Here’s the thing that is truly awful about all of this web 2.0 stuff: It is INTERACTIVE. Anyone who wants to get online and do so can say whatever they want. As an adult person, Mr. Medlen should already know this. If you make a joke about drinking or getting drunk on a site where the main purpose is interacting and spreading information and one of you teammates just got arrested for being drunk while driving, you have to expect that people are going to comment on it. And regardless of the ‘fairness’ of it all, you are a professional who gets paid to play a game and your salary is dependent on the fans actually showing up at the games. Calling them a “fuc*ing douchebag” makes you look like the expletives you spewed yourself. Maybe a simple “Not cool, dude” would have sufficed, eh? I know it stinks that every schmo with a computer can get their digs in against your drinking and driving teammate but thems the breaks, pallie. Interactions such as you had today aren’t going to make MLB any more lenient on your brothers who tweet.
* I was at the game last night with my friends “Tru” and “SoxCruiser” and Tru kept regaling us with trivia throughout the night. I was pleased that I got him at the end of the evening with my own little bit of trivia (that I pretty much assumed those who cared about such things already knew but I could be wrong): The lyrics to the Dropkick Murphys’ song “I’m Shipping Up to Boston” were written by musical genius Woody Guthrie. Woody’s daughter let DM choose some lyrics to use and this is one they chose mostly because it had the word “Boston” in it. At a game last year, I told this to two thirtysomething guys sitting next to me at Fenway who were wondering why they were singing about a sailor who lost his leg and the response I got was “Who’s Woody Guthrie?”. And folks wonder why sometimes I weep at Fenway Park.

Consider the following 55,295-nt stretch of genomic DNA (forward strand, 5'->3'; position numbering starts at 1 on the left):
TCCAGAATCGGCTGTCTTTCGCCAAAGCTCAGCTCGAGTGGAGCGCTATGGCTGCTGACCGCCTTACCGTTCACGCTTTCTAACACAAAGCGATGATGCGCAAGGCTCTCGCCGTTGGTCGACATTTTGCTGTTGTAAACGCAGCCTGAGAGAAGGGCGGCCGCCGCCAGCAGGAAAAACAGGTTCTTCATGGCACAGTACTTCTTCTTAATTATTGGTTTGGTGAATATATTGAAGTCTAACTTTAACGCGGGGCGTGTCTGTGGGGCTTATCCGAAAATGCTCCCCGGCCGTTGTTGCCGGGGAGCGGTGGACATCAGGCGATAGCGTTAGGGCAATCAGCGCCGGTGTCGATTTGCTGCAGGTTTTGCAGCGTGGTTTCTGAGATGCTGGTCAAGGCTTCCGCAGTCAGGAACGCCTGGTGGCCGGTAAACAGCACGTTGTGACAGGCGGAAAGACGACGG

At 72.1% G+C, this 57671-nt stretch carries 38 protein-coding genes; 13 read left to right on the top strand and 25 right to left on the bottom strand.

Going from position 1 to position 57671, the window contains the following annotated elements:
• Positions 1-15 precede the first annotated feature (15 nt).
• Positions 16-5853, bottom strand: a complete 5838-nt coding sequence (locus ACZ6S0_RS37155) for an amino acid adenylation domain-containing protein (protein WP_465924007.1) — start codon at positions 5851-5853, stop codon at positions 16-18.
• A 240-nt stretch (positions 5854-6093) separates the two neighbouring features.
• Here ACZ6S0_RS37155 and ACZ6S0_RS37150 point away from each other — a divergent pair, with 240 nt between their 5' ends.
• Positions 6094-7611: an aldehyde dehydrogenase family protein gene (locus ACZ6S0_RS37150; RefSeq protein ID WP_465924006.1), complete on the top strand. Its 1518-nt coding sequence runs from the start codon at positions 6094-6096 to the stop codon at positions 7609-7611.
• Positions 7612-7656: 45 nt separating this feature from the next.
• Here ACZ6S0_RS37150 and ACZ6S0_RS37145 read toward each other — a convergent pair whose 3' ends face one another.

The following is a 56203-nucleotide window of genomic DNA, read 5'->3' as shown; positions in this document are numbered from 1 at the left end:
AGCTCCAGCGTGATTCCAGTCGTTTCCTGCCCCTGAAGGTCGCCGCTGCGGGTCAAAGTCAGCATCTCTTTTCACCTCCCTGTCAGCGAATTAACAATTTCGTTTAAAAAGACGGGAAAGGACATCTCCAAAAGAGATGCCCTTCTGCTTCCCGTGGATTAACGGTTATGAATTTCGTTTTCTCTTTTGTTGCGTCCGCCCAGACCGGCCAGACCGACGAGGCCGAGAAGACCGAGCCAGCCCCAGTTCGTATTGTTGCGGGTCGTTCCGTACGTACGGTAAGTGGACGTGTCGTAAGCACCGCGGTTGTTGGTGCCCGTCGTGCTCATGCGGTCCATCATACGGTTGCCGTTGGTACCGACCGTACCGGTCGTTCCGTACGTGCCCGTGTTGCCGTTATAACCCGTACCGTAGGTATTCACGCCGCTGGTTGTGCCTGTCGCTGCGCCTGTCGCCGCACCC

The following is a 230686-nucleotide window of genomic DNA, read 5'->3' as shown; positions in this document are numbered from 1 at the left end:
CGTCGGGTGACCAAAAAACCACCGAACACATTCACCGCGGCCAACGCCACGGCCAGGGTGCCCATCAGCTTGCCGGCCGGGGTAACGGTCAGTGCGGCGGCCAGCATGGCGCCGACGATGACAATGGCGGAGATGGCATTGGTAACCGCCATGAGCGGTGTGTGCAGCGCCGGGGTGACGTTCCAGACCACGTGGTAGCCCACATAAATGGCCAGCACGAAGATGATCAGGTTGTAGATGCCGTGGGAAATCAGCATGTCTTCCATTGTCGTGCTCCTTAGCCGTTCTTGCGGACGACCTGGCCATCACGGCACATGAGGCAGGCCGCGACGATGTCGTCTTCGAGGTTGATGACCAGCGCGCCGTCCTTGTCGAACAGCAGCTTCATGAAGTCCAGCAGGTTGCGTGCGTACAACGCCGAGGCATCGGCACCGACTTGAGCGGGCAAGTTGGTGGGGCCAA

Just a note of warning: This entry is long and although I want it to be all-encompassing, I’m sure I’ve missed few things. But this is pretty much how I remember 2009!
2009 was a fairly eventful year for me personally in both the good and bad categories. Sadly more bad than good which is probably why I initially avoided writing any kind of recap for the blog. But while I was writing my recap of the Red Sox decade (and I’ll have that up as soon as I finish it!) I realized I should probably write something about the final year of the decade as well. So here goes.
January: I started blogging at WEEI.com. Looking back on my entries for this month, I’m genuinely surprised I found so much to write about (it didn’t stop new readers from complaining that I was writing “drivel” though. Should have been a sign!). Personal highlights in January: The ongoing Jason Varitek saga, the signing of Rocco Baldelli, Kyle Snyder getting picked up by the Mets, the beginning of the MLB Network and Jim Rice finally gets voted into the Hall of Fame!